2.06.2008

Pascal's wager

This was taken from: http://kinsman.is-a-geek.net/blog/


Game theory is a concept in applied mathematics. Like any branch of mathematics, it throws around big sounding terms such as pay-off matrix and Nash equilibrium, but at its heart game theory is really very simple.

Game theory is about winning.

In any game where the rules are clearly defined, game theory can be used to try and find the best strategy. Take a classical game of chicken for example, where two drivers accelerate towards a head-on collision, the one who swerves being the chicken. A traditional pay-off matrix for chicken looks like this:


bob swervesbob goes straight
fred swervestiebob wins
fred goes straightfred winscrash

The matrix is fairly easy to understand; if both players swerve, the game is a tie. Neither player is the chicken and neither player dies. If both players stay the course, they both die - the worst possible outcome. If one player swerves, only their pride will be hurt, while the other gains the honour of winning.

So what is the best way of winning? If you don’t swerve you could die - so you’d better swerve. The other guy will be thinking that as well though, so if you don’t swerve they probably will. But wait - what if he is thinking the same thing! Then you will both die!

Analysing the game in this way, trying to work out the right decisions to achieve the best outcome - most people call this strategy. Mathematicians call it game theory.

Blaise Pascal was a French mathematician who was also very religious. He used game theory’s sibling, decision theory, to try and tell the world that belief in God is the right decision. This is now known as Pascal’s Wager.

The wager states that belief in God is the correct decision because the pay-off is infinite, while the punishment is infinitely painful. The pay-off matrix as proposed by Pascal would look like this:


no godgod exists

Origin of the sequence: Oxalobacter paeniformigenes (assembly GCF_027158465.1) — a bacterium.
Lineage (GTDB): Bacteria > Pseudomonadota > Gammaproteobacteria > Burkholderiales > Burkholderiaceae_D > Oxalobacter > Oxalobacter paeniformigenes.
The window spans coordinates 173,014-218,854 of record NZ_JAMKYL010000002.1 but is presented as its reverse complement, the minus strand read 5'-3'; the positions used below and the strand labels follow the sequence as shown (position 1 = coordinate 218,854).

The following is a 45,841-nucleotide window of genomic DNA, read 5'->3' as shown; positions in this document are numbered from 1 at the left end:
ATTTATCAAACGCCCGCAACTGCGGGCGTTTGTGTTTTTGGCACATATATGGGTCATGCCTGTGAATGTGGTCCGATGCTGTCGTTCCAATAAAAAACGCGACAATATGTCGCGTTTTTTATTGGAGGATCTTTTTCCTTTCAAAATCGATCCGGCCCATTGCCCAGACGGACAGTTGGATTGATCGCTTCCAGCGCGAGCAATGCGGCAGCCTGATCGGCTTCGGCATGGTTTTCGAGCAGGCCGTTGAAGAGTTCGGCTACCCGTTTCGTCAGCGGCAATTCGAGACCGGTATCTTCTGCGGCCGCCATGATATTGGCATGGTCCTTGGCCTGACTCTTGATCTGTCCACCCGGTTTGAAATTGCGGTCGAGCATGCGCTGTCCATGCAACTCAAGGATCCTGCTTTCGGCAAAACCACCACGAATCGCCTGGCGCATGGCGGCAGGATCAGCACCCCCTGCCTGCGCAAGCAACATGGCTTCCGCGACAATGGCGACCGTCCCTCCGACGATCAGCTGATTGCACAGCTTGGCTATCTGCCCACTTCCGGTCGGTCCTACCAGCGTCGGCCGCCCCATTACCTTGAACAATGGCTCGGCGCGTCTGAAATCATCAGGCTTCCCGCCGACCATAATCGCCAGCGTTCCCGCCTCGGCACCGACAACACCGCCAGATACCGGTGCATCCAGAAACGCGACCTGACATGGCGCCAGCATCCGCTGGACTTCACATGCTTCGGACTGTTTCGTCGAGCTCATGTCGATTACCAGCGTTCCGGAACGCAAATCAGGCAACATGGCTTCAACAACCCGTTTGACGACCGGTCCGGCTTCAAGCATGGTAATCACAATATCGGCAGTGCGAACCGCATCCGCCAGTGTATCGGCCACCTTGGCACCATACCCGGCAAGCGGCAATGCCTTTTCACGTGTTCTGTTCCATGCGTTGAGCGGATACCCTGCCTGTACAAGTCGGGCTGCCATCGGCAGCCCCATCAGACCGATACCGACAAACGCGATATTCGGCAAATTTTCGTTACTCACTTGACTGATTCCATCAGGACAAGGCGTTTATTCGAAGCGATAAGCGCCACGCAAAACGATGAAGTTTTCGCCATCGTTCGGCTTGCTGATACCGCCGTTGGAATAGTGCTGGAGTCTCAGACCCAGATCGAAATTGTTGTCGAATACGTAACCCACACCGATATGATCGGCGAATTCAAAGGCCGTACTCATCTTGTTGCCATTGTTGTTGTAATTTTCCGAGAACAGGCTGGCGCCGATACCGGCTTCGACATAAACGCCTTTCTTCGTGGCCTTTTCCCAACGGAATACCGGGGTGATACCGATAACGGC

atheismoblivionhell
christianityoblivionheaven

It would seem Pascal is right. Time to throw away all my years of scepticism - praise be to God the almighty! I see the light! But wait, something tells me the matrix isn’t quite complete. That’s the problem with game theory (and decision theory): it can appear very authoritative until you realise that you haven’t accounted for all the variables.

Take my initial example of chicken. The analysis of the game looks complete, it looks like I have thought of every possible scenario. But what happens if both players swerve in the same direction. There’s a chance that if they both chicken out, they could actually swerve into each other and be killed. Taking this into consideration, the pay-off matrix now looks like this:


bob swerves leftbob swerves rightbob goes straight
fred swerves lefttiecrashbob wins
fred swerves rightcrashtiebob wins
fred goes straightfred winsfred winscrash

In the initial matrix, there was a 25% probability of winning and a 25% probability of crashing. In the new matrix there is only a 22% probability of winning and a 33% probability of crashing. Clearly it could lead to disaster if you base your decisions on the original matrix.

Pascal’s wager is equally flawed. For starters it doesn’t take other religions into account. Let’s add Islam:


no godgod existsallah exists
atheismoblivionhellhell
christianityoblivionheavenhell
islamoblivionhellheaven

Or what about a God / Allah that doesn’t punish wrong choices in belief, and only judges based on how good you have been throughout your life?


no godgod existsallah exists
good atheistoblivionheavenheaven
good christianoblivionheavenheaven
good muslimoblivionheavenheaven
bad atheistoblivionhellhell
bad christianoblivionhellhell
bad muslimoblivionhellhell

And what if God / Allah exists, but actively punishes belief? What if God / Allah wants us to think for ourselves?


no godgod existsallah exists
atheismoblivionheavenheaven
christianityoblivionhellhell
islamoblivionhellhell

As you can see, decision theory isn’t very useful if you don’t know all the rules behind the game, and we know nothing of the rules behind the afterlife, or even whether it exists. This makes the wager an unconvincing argument.

Sorry Pascal, but I’m sticking with atheism.





Taken from: http://kinsman.is-a-geek.net/blog/index.php/2007/12/27/pascals-wager/

1 comment:

The 327th Male said...

Why did you pull the content of my post verbatim, without adding anything? Why not just link to it? Why not add your own commentary?